Push students to be passionate about their work

In recent years, there has been a steep decline in the quality of the American education system, ranking 38th in math and 24th in science out of 71 on the Programme for International Student Assessment (PISA) in 2017. America is the most technologically advanced country in the world, so why are our academic achievements considerably lower than other nations?

It wasn’t until forecasting for classes, listening to students boasting about their high GPAs and advanced placement classes that I realized the American educational system didn’t fit the needs of everyone.  There becomes a distinct separation between kids who solely focused on taking hard classes and getting excellent grades and kids who weren’t doing as well in the required high school classes. Unfairly, these were the kids who were then affected with a lower GPA and are sometimes labeled as “unintelligent.” Is our nation starting to value the idea of academic success over personal success and interests?

Comparing the current failing American educational system to the successful educational system of Finland, it’s clear to see the differences between the two.

All schools in Finland are public, meaning everyone has an equal chance to get the same level of education. Finland listens to the needs of their scholars, focusing on how to modify the school day to make kids more curious about learning. For every 45 minutes of teaching, comes 15 minutes of break. And after school, homework isn’t the priority. In effect, kids are given the freedom to discover what they are passionate about.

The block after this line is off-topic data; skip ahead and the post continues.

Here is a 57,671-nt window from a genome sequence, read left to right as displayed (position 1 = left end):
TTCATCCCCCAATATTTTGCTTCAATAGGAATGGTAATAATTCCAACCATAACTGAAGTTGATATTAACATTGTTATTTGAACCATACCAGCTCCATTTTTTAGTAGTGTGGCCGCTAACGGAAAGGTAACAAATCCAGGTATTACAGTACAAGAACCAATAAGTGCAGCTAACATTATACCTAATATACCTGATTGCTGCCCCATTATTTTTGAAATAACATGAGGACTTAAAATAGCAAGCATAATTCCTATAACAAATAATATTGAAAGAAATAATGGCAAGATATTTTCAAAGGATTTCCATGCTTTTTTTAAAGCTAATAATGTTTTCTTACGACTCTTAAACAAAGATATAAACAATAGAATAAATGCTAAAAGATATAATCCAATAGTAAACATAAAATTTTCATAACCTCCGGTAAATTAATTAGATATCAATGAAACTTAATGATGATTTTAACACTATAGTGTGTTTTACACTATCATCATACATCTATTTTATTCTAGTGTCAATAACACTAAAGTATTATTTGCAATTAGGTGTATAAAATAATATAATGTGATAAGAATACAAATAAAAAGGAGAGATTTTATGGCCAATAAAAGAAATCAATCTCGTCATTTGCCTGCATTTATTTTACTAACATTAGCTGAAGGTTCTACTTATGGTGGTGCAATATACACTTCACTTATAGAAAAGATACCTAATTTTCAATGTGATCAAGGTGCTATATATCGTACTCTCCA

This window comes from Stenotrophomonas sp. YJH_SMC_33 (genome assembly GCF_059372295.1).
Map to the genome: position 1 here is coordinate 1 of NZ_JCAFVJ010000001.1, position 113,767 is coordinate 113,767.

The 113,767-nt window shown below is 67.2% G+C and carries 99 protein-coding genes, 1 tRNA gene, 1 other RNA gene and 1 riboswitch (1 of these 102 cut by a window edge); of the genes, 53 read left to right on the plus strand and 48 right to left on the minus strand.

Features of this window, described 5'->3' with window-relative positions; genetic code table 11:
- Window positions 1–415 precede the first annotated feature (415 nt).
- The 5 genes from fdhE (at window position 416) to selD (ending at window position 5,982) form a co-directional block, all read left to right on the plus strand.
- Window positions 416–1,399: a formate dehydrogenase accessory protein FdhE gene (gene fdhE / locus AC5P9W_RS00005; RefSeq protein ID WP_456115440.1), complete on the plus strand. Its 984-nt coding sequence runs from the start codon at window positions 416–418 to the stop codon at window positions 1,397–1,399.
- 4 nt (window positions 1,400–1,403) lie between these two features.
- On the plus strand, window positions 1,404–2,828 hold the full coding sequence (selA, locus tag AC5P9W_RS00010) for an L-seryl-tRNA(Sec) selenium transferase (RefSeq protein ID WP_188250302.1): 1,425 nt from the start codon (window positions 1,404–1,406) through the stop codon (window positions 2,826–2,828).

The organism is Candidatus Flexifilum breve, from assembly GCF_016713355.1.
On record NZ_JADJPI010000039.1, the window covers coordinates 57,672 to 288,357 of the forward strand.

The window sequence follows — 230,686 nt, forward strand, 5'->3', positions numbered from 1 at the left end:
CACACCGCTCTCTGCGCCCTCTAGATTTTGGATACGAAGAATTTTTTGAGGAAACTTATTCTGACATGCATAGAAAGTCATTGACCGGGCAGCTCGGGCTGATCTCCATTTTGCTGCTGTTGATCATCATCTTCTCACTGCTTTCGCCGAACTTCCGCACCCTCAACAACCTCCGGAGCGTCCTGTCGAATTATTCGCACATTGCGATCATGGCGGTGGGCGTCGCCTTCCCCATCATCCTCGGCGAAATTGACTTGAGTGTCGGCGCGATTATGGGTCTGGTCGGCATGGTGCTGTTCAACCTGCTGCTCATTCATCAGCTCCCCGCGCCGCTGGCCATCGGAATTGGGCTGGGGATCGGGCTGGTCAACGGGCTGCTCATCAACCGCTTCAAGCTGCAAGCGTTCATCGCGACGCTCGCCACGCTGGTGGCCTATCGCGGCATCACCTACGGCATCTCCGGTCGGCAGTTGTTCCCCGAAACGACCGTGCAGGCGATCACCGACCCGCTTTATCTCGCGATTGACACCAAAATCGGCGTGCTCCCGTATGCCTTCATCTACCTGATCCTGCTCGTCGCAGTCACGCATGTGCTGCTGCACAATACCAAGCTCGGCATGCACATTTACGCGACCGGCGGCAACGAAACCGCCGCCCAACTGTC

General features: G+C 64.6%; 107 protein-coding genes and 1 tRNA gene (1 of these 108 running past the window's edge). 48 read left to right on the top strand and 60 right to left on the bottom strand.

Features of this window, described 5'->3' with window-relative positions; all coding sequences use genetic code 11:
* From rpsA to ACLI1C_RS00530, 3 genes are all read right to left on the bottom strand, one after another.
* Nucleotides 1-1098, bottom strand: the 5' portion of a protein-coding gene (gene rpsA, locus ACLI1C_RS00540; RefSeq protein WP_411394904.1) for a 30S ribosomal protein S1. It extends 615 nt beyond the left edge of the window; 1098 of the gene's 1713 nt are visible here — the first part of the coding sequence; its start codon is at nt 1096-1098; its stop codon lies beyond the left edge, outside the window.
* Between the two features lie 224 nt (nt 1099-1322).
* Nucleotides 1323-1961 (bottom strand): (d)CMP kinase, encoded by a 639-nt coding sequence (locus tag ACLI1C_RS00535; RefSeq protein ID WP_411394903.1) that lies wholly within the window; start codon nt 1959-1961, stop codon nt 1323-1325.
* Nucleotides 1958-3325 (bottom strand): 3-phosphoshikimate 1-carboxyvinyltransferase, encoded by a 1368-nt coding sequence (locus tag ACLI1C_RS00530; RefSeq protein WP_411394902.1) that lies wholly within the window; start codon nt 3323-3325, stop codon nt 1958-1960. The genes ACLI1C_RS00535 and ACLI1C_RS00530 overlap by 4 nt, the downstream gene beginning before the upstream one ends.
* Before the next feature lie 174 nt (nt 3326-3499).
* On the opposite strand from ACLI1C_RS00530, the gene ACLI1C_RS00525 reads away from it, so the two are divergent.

Apart from the drastic differences in teaching, standardized testing doesn’t exist in Finland like it does in America. The problem with standardized testing lies within the name itself. It forces kids to grow accustomed to aiming at one goal when not everyone has the same interests or abilities. It traps kids into a one-size-fits-all box, when assessments could be used to help kids break out of these boxes.

Arguably, pushing kids to excel in high school required classes through tests and piles of homework could lead to success. And it’s understandable that standardized tests are a way to measure progress. Yet ironically, we embrace standardized testing in a world where ingenuity is so valued that the economy is starting to terminate standardized jobs due to technology. In the future, not everyone will ace standard curriculum or even graduate to then go to college, but it’s still possible that these people can be successful like Bill Gates and Mark Zuckerberg.

Success isn’t measured in the hours we work, but in our passion for our work. The goal is to encourage the desire to push outside the boundaries and to stop being confined within them.